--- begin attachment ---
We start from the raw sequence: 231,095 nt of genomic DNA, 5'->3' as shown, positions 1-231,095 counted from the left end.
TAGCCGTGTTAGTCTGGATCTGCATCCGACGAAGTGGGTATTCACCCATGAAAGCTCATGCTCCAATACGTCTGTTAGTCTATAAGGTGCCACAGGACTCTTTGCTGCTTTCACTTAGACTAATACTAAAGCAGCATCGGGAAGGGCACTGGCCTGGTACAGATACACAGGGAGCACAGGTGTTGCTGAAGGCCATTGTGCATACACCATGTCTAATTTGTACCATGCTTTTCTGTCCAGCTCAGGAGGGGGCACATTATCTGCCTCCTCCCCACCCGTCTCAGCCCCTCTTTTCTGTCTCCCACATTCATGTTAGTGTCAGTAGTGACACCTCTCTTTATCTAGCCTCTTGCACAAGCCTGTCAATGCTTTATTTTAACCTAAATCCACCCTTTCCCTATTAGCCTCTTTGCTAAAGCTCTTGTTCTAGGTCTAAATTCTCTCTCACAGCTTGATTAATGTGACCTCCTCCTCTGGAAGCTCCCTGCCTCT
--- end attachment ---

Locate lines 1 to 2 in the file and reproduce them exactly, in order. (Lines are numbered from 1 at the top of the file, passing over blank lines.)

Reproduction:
We start from the raw sequence: 231,095 nt of genomic DNA, 5'->3' as shown, positions 1-231,095 counted from the left end.
TAGCCGTGTTAGTCTGGATCTGCATCCGACGAAGTGGGTATTCACCCATGAAAGCTCATGCTCCAATACGTCTGTTAGTCTATAAGGTGCCACAGGACTCTTTGCTGCTTTCACTTAGACTAATACTAAAGCAGCATCGGGAAGGGCACTGGCCTGGTACAGATACACAGGGAGCACAGGTGTTGCTGAAGGCCATTGTGCATACACCATGTCTAATTTGTACCATGCTTTTCTGTCCAGCTCAGGAGGGGGCACATTATCTGCCTCCTCCCCACCCGTCTCAGCCCCTCTTTTCTGTCTCCCACATTCATGTTAGTGTCAGTAGTGACACCTCTCTTTATCTAGCCTCTTGCACAAGCCTGTCAATGCTTTATTTTAACCTAAATCCACCCTTTCCCTATTAGCCTCTTTGCTAAAGCTCTTGTTCTAGGTCTAAATTCTCTCTCACAGCTTGATTAATGTGACCTCCTCCTCTGGAAGCTCCCTGCCTCT